American Avocets by David Cree

American Avocets

photo by David Cree

Protecting birds and the habitats that sustain them through education, conservation and advocacy

 

 

What's new at Atlanta Audubon...


Atlanta Bird Fest 2017: Registration is Open!

 

Atlanta Bird Fest is back for 2017 with even more exclusive field trips, workshops, and other events. This year's Atlanta Bird Fest will run from April 15 through May 14. Registration is now open!

 

Visit the Atlanta Bird Fest page for more information and a sneak peek at what we're planning!

 

Sponsorship Opportunities Available: Please contact Michelle Hamner, Director of Development, at michelle@atlantaaudubon.org for more information about sponsoring Atlanta Bird Fest 2017.

 

 


Take the Lights Out Atlanta Pledge to Protect Birds

 

Lights Out Atlanta is a new program of Atlanta Audubon Society designed to help reduce bird deaths caused by building collisions. Each year, an estimated 350 million to 1 billion birds die in the United States after colliding with buildings. The problem is particularly bad during spring and fall migration.

 

Lights Out Atlanta is a voluntary program encouraging building owners and residential homeowners to turn off or reduce lighting from midnight to dawn during the peak bird migration periods.  Participants pledge to reduce non-essential lighting during peak migration periods of March 15 to May 31 (spring) and August 15 to November 15 (fall). The goal is to create a safe path through Atlanta for migrating birds and to make the City in the Trees a Bird Friendly Community.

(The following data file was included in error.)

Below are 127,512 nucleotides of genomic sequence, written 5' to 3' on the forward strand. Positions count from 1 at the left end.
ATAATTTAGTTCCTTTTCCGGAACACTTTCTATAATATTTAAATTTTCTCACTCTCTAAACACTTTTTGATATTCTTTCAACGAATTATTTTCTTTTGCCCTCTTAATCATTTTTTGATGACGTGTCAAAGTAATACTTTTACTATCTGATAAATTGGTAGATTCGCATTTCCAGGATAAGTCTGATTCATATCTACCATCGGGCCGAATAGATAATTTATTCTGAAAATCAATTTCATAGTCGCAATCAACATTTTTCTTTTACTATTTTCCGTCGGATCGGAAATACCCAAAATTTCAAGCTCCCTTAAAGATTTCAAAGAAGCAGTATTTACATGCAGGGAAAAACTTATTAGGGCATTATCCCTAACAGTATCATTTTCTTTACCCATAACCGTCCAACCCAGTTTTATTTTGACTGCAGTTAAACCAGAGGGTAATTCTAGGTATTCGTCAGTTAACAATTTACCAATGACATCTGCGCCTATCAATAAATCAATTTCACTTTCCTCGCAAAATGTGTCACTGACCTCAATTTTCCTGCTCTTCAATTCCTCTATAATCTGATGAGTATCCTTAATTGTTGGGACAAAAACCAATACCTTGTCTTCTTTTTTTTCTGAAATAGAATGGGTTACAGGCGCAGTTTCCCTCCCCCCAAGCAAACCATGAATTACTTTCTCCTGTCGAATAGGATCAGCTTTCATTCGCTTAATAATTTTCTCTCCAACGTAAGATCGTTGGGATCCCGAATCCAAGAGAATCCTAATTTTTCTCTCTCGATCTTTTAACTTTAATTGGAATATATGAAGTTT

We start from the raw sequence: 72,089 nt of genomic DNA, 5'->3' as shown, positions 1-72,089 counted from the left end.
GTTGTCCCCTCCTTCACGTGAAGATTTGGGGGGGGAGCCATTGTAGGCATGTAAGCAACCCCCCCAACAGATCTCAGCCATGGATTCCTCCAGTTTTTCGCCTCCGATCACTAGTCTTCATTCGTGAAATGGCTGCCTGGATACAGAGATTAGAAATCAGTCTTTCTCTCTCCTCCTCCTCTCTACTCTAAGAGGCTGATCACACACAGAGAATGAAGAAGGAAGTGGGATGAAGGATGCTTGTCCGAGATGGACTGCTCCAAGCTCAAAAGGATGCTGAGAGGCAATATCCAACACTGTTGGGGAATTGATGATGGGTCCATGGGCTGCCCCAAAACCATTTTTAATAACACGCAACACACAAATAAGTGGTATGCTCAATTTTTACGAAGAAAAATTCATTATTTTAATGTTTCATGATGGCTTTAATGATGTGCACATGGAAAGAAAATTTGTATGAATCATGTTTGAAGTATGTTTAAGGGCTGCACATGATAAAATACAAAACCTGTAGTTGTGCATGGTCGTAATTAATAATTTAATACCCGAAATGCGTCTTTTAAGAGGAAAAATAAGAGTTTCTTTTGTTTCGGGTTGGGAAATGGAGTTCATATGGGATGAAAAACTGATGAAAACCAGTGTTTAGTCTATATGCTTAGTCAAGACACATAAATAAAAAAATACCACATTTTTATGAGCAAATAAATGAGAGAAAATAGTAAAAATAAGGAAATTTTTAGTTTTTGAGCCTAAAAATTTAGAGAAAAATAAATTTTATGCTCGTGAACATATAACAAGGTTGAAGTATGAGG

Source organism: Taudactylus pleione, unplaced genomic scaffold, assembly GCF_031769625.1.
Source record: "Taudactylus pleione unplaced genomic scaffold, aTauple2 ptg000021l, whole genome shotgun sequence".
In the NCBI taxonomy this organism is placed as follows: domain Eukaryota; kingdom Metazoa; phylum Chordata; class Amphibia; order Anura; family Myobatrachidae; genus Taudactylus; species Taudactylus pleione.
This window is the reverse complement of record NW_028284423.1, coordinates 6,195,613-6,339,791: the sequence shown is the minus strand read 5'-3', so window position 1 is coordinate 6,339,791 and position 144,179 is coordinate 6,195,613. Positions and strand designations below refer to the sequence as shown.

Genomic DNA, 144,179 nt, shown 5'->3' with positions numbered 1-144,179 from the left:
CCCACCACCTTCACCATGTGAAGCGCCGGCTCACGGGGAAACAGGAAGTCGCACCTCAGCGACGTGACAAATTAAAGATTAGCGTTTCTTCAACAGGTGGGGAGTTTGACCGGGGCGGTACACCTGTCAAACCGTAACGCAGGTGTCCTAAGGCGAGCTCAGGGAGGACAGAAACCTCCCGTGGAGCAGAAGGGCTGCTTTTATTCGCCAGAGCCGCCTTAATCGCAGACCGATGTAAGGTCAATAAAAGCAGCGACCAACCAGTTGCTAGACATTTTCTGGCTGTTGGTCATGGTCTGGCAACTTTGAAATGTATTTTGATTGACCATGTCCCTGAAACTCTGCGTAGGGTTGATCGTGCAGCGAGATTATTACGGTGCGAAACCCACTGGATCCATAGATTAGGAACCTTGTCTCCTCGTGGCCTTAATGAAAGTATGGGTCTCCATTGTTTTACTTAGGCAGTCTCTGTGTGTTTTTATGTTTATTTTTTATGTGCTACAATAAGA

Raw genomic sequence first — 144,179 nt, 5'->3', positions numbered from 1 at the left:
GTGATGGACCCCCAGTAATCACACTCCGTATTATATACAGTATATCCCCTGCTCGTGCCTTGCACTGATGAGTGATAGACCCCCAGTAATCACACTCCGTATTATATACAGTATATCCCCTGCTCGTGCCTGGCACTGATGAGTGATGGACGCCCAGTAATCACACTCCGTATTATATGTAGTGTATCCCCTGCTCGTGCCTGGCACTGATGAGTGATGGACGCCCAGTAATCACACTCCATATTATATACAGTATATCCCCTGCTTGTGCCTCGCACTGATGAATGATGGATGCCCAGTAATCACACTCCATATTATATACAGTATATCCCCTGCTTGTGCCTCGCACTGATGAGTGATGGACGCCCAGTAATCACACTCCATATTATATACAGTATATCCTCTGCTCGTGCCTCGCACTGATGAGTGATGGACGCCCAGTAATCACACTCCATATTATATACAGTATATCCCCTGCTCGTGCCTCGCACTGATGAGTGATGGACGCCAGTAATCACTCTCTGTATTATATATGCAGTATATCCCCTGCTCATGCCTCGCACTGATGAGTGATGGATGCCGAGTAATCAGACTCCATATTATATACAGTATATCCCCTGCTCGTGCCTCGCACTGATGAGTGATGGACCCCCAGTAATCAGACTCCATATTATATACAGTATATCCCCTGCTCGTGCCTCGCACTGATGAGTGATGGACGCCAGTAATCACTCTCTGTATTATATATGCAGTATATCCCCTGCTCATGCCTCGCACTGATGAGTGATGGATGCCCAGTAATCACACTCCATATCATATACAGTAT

Click here to sign the Lights Out Atlanta Pledge.

 

 


 

April Monthly Meeting; Seasonality and Flight Behavior of Vultures in Georgia with Jim Ferrari

 

Sunday, April 23 from 3:30 to 5:30 PM

Manuel's Tavern

 

Jim Ferrari, Professor of Biology at Wesleyan College in Macon, GA, will join us for our April Monthly Meeting to discuss "Seasonality and Flight Behavior of Vultures in Georgia." Vultures play an important role in Georgia ecosystems as they consume roadkill, recycle elements, and suppress the spread of disease. In this talk, Jim will address a number of questions: what kinds of vultures do we have in Georgia? Do they migrate, and if so, when? What are the social dynamics of our two vulture species, and how is this reflected in their flocking and flight behavior? Join us for this social and casual afternoon talk.

 

 

Click here for more information or to visit our monthly meeting page. 


 

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